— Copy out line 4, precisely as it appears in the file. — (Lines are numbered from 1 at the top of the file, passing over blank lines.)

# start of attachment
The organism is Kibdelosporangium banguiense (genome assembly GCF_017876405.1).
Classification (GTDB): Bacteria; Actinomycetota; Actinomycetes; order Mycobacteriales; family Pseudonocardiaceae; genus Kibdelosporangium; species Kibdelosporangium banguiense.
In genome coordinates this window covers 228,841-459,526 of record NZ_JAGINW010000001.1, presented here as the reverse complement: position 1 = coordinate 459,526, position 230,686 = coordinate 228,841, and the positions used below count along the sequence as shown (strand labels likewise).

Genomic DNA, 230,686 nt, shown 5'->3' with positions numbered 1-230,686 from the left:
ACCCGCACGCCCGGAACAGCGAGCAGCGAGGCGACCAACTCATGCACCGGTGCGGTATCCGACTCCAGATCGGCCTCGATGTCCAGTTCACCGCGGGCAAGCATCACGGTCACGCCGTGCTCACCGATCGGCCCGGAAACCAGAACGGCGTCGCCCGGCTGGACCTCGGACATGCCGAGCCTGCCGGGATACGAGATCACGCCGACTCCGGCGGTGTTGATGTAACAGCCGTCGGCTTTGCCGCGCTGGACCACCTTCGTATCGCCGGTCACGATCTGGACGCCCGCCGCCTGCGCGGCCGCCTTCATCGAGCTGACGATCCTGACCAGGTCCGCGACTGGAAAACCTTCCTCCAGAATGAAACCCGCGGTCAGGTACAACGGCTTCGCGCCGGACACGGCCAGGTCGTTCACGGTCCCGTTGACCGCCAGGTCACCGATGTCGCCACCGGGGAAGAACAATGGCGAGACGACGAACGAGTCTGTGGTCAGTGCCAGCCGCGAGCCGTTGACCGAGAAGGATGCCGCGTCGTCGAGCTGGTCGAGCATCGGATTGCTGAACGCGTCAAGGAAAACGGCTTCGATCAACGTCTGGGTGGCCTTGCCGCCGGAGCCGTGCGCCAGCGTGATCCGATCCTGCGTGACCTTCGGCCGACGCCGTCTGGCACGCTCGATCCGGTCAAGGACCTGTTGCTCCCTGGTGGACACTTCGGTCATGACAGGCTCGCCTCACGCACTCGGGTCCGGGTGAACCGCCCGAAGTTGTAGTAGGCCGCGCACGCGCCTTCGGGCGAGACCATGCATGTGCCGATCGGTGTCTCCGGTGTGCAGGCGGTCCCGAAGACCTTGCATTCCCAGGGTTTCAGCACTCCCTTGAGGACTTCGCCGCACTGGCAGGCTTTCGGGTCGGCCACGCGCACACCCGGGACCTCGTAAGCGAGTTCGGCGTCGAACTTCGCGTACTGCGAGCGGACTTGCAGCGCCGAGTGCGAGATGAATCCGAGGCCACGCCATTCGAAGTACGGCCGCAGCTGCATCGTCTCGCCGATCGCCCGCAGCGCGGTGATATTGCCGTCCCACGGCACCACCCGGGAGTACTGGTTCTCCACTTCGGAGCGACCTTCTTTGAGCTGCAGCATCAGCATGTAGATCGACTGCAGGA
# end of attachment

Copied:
Genomic DNA, 230,686 nt, shown 5'->3' with positions numbered 1-230,686 from the left: